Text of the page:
Temporal range: Late Cretaceous, 91–66 Ma
Chirostenotes skull.jpg
Reconstructed skull of Anzu wyliei
Scientific classification e
Kingdom: Animalia
Phylum: Chordata
Clade: Dinosauria
Clade: Saurischia
Clade: Theropoda
Superfamily: Caenagnathoidea
Family: CaenagnathidaeSternberg, 1940
Type species
Caenagnathus collinsi
Sternberg, 1940

Caenagnathidae is a family of bird-like maniraptoran theropod dinosaurs from the Late Cretaceous of North America and Asia. They are a member of the Oviraptorosauria, and close relatives of the Oviraptoridae.[1] Like other oviraptorosaurs, caenagnathids had specialized beaks,[2] long necks,[3] and short tails,[4] and would have been covered in feathers. The relationships of caenagnathids were long a puzzle. The family was originally named by Raymond Martin Sternberg in 1940 [5] as a family of flightless birds. The discovery of skeletons of the related oviraptorids revealed that they were in fact non-avian theropods,[6] and the discovery of more complete caenagnathid remains [3][7] revealed that Chirostenotes pergracilis, originally named on the basis of a pair of hands, and "Ornithomimus" elegans, named from a foot, were caenagnathids as well.


Anzu wyliei skeleton cast in the Rocky Mountain Dinosaur Resource Center in Woodland Park, Colorado, USA.

Overall, the anatomy of the caenagnathids is similar to that of the closely related Oviraptoridae, but there are a number of differences. In particular, caenagnathid jaws exhibited a distinct suite of specializations not seen in other oviraptorosaurs. Compared to the oviraptorids, the jaws tended to be relatively long and shallow, suggesting that the bite was not as powerful. The inside of the lower jaws also bore a complex series of ridges and toothlike processes, as well as a pair of horizontal, shelf-like structures. Furthermore, the jaws were unusual in being hollow and air filled, apparently being connected to the air sac system.[2] Caenagnathids also tended to be more lightly built than the oviraptorids. They had slender arms and long, gracile legs,[7] although they lacked the extreme cursorial specializations seen in avimimids and Caudipteryx.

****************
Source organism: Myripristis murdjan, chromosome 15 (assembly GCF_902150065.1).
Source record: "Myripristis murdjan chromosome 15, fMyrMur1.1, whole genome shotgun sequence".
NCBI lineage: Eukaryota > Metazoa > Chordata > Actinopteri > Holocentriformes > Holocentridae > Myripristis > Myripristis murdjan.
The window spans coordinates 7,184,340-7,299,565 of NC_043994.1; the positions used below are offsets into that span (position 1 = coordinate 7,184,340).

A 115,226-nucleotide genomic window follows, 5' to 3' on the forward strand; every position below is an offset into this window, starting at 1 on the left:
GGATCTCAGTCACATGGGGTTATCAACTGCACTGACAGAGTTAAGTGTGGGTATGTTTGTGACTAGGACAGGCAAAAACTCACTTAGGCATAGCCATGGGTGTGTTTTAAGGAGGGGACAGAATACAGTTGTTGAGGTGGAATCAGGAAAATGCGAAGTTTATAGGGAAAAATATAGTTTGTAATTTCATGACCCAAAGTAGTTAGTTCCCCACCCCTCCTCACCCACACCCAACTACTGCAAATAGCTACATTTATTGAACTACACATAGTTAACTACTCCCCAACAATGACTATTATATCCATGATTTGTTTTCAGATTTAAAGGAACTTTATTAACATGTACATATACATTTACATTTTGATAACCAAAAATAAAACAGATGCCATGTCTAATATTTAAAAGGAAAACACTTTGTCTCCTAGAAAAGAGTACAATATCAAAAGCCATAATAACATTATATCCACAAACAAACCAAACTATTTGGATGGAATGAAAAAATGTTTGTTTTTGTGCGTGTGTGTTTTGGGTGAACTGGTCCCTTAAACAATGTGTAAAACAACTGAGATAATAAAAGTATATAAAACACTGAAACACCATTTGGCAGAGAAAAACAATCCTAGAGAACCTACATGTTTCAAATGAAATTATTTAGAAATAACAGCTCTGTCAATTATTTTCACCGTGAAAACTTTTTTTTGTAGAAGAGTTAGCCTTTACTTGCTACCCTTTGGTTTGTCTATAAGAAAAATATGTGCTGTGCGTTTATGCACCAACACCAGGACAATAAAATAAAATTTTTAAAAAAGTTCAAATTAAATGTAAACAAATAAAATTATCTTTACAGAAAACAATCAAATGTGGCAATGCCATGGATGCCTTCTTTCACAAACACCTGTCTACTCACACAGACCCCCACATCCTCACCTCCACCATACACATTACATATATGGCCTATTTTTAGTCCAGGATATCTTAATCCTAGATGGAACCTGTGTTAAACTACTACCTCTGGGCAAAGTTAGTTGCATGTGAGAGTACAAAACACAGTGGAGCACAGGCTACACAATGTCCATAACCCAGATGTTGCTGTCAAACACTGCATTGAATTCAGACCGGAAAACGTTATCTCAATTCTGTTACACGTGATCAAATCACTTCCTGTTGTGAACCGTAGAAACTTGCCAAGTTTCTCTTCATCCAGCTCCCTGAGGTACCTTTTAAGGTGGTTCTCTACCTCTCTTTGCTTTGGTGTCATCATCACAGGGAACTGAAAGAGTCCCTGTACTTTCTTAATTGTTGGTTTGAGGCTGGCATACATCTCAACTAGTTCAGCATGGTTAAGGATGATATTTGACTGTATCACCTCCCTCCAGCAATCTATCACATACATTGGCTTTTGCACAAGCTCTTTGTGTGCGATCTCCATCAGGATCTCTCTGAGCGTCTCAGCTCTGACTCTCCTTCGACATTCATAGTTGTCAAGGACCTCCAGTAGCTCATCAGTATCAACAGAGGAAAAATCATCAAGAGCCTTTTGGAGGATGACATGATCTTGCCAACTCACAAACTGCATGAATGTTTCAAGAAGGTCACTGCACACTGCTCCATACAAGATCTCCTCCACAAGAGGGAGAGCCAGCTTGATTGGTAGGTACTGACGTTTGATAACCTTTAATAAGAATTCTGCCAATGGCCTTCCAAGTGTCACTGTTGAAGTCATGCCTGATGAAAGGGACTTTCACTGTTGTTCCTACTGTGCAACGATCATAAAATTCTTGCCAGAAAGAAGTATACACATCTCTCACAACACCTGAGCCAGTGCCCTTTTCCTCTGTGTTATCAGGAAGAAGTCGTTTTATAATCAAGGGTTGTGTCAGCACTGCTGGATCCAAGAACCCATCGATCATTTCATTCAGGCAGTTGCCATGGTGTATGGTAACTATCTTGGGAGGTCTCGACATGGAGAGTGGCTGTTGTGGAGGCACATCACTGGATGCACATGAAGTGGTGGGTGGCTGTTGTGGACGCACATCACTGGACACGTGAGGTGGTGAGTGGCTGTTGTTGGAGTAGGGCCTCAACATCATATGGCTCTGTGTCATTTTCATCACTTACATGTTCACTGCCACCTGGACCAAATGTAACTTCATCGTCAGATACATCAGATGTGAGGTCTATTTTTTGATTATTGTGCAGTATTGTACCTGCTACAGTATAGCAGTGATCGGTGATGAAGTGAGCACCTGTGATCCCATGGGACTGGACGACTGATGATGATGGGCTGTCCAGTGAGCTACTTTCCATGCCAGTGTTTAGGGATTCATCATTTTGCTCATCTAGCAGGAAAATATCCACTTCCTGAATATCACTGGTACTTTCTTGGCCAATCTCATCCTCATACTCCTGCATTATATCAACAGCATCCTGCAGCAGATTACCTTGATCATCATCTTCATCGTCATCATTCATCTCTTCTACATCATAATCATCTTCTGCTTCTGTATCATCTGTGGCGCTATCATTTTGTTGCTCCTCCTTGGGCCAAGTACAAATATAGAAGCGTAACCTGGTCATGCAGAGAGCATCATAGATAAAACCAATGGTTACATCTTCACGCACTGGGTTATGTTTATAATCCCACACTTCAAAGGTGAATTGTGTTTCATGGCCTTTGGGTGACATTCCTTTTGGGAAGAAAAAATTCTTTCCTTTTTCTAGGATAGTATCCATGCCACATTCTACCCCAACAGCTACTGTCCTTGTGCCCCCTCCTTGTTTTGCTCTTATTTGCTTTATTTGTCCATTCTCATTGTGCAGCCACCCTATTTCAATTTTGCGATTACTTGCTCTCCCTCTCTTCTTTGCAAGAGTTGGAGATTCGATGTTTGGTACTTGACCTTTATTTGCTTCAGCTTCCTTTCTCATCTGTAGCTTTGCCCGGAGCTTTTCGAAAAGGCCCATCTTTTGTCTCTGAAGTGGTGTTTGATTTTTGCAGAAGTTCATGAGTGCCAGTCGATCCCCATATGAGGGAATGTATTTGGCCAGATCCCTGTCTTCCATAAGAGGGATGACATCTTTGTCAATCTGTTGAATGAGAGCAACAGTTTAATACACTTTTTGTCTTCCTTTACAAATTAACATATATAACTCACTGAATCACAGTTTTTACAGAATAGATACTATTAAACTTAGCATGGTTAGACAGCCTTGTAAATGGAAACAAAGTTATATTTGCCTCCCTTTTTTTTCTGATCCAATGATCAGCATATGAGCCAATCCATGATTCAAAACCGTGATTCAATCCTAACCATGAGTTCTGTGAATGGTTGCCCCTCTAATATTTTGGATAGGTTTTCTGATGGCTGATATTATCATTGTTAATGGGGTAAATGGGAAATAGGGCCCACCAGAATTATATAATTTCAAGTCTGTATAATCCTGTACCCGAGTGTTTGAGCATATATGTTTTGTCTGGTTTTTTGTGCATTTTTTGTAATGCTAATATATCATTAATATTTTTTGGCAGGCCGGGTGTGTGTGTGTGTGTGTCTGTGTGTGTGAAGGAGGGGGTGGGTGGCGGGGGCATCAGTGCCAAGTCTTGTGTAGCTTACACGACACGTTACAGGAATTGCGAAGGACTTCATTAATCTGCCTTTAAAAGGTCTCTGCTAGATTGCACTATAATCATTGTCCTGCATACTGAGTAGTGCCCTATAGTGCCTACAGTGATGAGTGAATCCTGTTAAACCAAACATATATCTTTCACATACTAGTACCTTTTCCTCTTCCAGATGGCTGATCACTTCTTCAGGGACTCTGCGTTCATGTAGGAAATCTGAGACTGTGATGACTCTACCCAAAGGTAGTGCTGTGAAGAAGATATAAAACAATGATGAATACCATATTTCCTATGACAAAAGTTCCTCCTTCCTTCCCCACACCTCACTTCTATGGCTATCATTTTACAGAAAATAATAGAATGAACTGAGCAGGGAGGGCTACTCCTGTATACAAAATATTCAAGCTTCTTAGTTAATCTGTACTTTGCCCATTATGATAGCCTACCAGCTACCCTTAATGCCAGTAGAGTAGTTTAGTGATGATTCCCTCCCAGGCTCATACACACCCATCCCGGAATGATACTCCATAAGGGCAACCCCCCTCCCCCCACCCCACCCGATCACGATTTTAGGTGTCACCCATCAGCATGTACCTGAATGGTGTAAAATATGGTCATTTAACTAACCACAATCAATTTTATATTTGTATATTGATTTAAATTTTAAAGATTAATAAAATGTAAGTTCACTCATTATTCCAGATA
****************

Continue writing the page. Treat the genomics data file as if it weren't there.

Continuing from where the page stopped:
The name Caenagnathus (and hence Caenagnathidae) means "recent jaws"—when first discovered, it was thought that caenagnathids were close relatives of paleognath birds (such as the ostrich) based on features of the lower jaw. Since it would be unusual to find a recent group of birds in the Cretaceous, the name "recent jaws" was applied. Most paleontologists, however, now think that the birdlike features of the jaw were acquired convergently with modern birds.[8][9]


The earliest known caenagnathid is Caenagnathasia martinsoni, from the Turonian Bissekty Formation of Uzbekistan.[2] The jaw of Caenagnathasia already has the specialized ridges and crushing surfaces seen in later forms. This suggests that caenagnathids originated well before the Turonian, but currently, there are no Early Cretaceous caenagnathid fossils. Caenagnathids later appeared in western North America, during the Campanian, suggesting that they may have originated in Asia, then migrated into western North America. Caenagnathids showed considerable variation in form. The tiny jaws of Caenagnathasia suggest a small animal, perhaps the size of a turkey. An unnamed species from the Hell Creek Formation [2] indicates a much larger animal, considerably larger than a human. If Gigantoraptor erlianensis is a caenagnathid, then it would represent far and away the largest member of the group, measuring up to 8 meters in length and weighing up to 1.4 tons. Their beaks also show considerable variation; that of Caenagnathasia is relatively short and deep, while that of Caenagnathus is long and shovel-shaped. This variation in size and beak shape suggests that caenagnathids evolved to exploit a range of ecological niches. Caenagnathids persisted up until the end of the Cretaceous period, as shown by the presence of at least two species in the late Maastrichtian Hell Creek Formation, before vanishing at the end of the Cretaceous along with all other non-avian dinosaurs.